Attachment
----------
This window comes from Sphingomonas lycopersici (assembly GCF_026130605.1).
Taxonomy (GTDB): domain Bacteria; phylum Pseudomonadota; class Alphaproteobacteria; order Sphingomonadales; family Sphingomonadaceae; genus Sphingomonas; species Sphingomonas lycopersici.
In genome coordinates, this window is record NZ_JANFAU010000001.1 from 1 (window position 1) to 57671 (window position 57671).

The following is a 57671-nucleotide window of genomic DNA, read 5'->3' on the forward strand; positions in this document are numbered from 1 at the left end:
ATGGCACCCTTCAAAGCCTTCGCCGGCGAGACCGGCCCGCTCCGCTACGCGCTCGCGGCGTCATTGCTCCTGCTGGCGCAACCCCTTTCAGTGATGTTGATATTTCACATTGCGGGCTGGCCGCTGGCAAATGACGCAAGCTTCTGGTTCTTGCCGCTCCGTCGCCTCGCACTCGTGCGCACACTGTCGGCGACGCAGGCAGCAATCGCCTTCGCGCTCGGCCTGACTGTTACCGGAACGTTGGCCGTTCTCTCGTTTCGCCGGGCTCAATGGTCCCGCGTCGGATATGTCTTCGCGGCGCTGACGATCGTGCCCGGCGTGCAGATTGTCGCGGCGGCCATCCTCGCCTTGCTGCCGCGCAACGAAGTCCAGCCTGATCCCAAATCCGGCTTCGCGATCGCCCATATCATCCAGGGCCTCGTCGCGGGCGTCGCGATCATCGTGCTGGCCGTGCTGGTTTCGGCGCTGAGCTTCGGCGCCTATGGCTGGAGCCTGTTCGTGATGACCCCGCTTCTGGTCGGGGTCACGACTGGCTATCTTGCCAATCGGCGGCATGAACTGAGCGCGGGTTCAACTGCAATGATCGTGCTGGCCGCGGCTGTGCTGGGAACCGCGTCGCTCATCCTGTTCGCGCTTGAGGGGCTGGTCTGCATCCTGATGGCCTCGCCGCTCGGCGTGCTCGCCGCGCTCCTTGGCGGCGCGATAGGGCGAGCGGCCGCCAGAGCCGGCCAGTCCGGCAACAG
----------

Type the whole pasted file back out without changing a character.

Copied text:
This window comes from Sphingomonas lycopersici (assembly GCF_026130605.1).
Taxonomy (GTDB): domain Bacteria; phylum Pseudomonadota; class Alphaproteobacteria; order Sphingomonadales; family Sphingomonadaceae; genus Sphingomonas; species Sphingomonas lycopersici.
In genome coordinates, this window is record NZ_JANFAU010000001.1 from 1 (window position 1) to 57671 (window position 57671).

The following is a 57671-nucleotide window of genomic DNA, read 5'->3' on the forward strand; positions in this document are numbered from 1 at the left end:
ATGGCACCCTTCAAAGCCTTCGCCGGCGAGACCGGCCCGCTCCGCTACGCGCTCGCGGCGTCATTGCTCCTGCTGGCGCAACCCCTTTCAGTGATGTTGATATTTCACATTGCGGGCTGGCCGCTGGCAAATGACGCAAGCTTCTGGTTCTTGCCGCTCCGTCGCCTCGCACTCGTGCGCACACTGTCGGCGACGCAGGCAGCAATCGCCTTCGCGCTCGGCCTGACTGTTACCGGAACGTTGGCCGTTCTCTCGTTTCGCCGGGCTCAATGGTCCCGCGTCGGATATGTCTTCGCGGCGCTGACGATCGTGCCCGGCGTGCAGATTGTCGCGGCGGCCATCCTCGCCTTGCTGCCGCGCAACGAAGTCCAGCCTGATCCCAAATCCGGCTTCGCGATCGCCCATATCATCCAGGGCCTCGTCGCGGGCGTCGCGATCATCGTGCTGGCCGTGCTGGTTTCGGCGCTGAGCTTCGGCGCCTATGGCTGGAGCCTGTTCGTGATGACCCCGCTTCTGGTCGGGGTCACGACTGGCTATCTTGCCAATCGGCGGCATGAACTGAGCGCGGGTTCAACTGCAATGATCGTGCTGGCCGCGGCTGTGCTGGGAACCGCGTCGCTCATCCTGTTCGCGCTTGAGGGGCTGGTCTGCATCCTGATGGCCTCGCCGCTCGGCGTGCTCGCCGCGCTCCTTGGCGGCGCGATAGGGCGAGCGGCCGCCAGAGCCGGCCAGTCCGGCAACAG